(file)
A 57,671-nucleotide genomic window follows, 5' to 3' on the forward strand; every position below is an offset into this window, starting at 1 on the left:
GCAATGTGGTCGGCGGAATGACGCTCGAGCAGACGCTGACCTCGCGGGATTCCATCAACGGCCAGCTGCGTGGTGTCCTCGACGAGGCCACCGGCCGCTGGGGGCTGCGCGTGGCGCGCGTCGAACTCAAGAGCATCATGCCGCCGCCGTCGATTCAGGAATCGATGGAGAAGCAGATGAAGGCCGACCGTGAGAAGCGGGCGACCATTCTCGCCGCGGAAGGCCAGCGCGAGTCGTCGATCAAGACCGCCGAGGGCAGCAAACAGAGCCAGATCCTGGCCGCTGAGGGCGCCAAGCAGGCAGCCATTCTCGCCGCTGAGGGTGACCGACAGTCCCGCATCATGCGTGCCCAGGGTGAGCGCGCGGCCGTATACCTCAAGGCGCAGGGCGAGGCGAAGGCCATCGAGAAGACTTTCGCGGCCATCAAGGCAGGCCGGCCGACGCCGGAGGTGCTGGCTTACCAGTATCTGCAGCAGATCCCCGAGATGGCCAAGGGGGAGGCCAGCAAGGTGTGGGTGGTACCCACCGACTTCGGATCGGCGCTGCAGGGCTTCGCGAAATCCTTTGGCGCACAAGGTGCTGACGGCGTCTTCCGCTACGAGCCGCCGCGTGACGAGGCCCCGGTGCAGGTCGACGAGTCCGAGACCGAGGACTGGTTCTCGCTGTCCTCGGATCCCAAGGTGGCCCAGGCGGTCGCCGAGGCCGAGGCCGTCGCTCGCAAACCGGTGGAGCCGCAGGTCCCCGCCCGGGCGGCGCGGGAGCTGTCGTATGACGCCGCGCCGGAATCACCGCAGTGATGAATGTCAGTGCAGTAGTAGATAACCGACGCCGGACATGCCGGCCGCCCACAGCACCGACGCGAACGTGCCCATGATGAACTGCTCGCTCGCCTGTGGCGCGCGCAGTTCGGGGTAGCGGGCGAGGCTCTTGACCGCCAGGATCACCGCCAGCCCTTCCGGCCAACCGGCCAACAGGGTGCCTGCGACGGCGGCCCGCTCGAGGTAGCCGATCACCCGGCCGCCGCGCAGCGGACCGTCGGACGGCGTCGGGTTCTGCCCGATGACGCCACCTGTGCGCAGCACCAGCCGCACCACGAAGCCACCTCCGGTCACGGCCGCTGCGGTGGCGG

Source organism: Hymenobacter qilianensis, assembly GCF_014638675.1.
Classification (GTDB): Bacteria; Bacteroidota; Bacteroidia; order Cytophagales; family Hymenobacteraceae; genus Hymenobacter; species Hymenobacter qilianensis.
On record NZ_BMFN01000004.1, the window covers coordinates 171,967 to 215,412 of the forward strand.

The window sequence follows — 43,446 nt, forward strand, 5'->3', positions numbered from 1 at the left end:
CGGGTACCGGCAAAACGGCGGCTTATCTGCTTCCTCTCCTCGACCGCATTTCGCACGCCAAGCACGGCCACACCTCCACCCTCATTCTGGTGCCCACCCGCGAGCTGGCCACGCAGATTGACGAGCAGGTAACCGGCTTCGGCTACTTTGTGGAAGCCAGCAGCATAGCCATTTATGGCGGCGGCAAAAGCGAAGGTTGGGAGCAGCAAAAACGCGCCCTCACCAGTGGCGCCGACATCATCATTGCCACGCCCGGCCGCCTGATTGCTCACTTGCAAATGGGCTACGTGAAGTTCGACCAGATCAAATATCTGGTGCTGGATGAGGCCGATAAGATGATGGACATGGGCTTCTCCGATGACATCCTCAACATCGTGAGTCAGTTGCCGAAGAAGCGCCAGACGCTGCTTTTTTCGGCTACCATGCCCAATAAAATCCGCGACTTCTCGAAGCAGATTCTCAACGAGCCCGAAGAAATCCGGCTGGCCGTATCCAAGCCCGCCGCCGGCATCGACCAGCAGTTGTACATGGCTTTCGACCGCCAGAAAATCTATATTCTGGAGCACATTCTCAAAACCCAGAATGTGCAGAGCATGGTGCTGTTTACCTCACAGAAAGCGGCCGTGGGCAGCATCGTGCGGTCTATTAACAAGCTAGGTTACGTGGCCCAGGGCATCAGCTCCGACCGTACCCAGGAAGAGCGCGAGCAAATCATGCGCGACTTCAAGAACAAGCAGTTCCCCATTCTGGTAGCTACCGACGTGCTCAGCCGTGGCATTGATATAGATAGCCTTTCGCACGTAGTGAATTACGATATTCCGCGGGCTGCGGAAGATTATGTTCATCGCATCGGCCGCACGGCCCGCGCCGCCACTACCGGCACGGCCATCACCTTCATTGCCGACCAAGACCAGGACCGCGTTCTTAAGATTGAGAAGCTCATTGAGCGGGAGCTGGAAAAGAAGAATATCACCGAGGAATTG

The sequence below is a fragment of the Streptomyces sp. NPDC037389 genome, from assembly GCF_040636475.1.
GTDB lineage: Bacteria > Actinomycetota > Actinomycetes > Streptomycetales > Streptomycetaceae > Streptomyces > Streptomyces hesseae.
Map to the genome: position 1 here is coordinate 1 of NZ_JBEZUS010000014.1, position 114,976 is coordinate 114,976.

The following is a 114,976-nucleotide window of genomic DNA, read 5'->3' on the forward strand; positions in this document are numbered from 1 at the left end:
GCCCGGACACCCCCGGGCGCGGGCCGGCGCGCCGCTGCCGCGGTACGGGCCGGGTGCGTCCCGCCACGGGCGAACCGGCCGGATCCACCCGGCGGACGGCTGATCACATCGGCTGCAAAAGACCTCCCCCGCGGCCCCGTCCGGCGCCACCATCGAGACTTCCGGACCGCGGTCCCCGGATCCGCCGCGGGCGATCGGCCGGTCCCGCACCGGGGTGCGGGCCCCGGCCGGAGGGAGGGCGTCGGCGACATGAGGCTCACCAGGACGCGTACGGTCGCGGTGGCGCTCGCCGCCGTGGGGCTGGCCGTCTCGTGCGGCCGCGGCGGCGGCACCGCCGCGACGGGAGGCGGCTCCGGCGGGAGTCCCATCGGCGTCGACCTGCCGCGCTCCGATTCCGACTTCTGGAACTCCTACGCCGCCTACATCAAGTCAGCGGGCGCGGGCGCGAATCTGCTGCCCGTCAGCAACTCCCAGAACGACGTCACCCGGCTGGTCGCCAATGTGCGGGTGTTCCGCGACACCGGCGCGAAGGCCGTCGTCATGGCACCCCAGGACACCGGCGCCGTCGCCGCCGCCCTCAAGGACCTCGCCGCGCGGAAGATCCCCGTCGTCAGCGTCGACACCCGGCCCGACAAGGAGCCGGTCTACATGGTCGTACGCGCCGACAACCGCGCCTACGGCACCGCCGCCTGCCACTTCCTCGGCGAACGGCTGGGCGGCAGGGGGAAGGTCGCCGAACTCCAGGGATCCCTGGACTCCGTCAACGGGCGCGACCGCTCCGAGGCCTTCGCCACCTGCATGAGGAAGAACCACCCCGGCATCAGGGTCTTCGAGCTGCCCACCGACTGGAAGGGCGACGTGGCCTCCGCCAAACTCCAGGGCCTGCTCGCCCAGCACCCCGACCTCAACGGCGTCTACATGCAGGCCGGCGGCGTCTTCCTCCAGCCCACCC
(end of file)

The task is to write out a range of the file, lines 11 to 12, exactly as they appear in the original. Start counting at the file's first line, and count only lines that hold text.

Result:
The following is a 114,976-nucleotide window of genomic DNA, read 5'->3' on the forward strand; positions in this document are numbered from 1 at the left end:
GCCCGGACACCCCCGGGCGCGGGCCGGCGCGCCGCTGCCGCGGTACGGGCCGGGTGCGTCCCGCCACGGGCGAACCGGCCGGATCCACCCGGCGGACGGCTGATCACATCGGCTGCAAAAGACCTCCCCCGCGGCCCCGTCCGGCGCCACCATCGAGACTTCCGGACCGCGGTCCCCGGATCCGCCGCGGGCGATCGGCCGGTCCCGCACCGGGGTGCGGGCCCCGGCCGGAGGGAGGGCGTCGGCGACATGAGGCTCACCAGGACGCGTACGGTCGCGGTGGCGCTCGCCGCCGTGGGGCTGGCCGTCTCGTGCGGCCGCGGCGGCGGCACCGCCGCGACGGGAGGCGGCTCCGGCGGGAGTCCCATCGGCGTCGACCTGCCGCGCTCCGATTCCGACTTCTGGAACTCCTACGCCGCCTACATCAAGTCAGCGGGCGCGGGCGCGAATCTGCTGCCCGTCAGCAACTCCCAGAACGACGTCACCCGGCTGGTCGCCAATGTGCGGGTGTTCCGCGACACCGGCGCGAAGGCCGTCGTCATGGCACCCCAGGACACCGGCGCCGTCGCCGCCGCCCTCAAGGACCTCGCCGCGCGGAAGATCCCCGTCGTCAGCGTCGACACCCGGCCCGACAAGGAGCCGGTCTACATGGTCGTACGCGCCGACAACCGCGCCTACGGCACCGCCGCCTGCCACTTCCTCGGCGAACGGCTGGGCGGCAGGGGGAAGGTCGCCGAACTCCAGGGATCCCTGGACTCCGTCAACGGGCGCGACCGCTCCGAGGCCTTCGCCACCTGCATGAGGAAGAACCACCCCGGCATCAGGGTCTTCGAGCTGCCCACCGACTGGAAGGGCGACGTGGCCTCCGCCAAACTCCAGGGCCTGCTCGCCCAGCACCCCGACCTCAACGGCGTCTACATGCAGGCCGGCGGCGTCTTCCTCCAGCCCACCC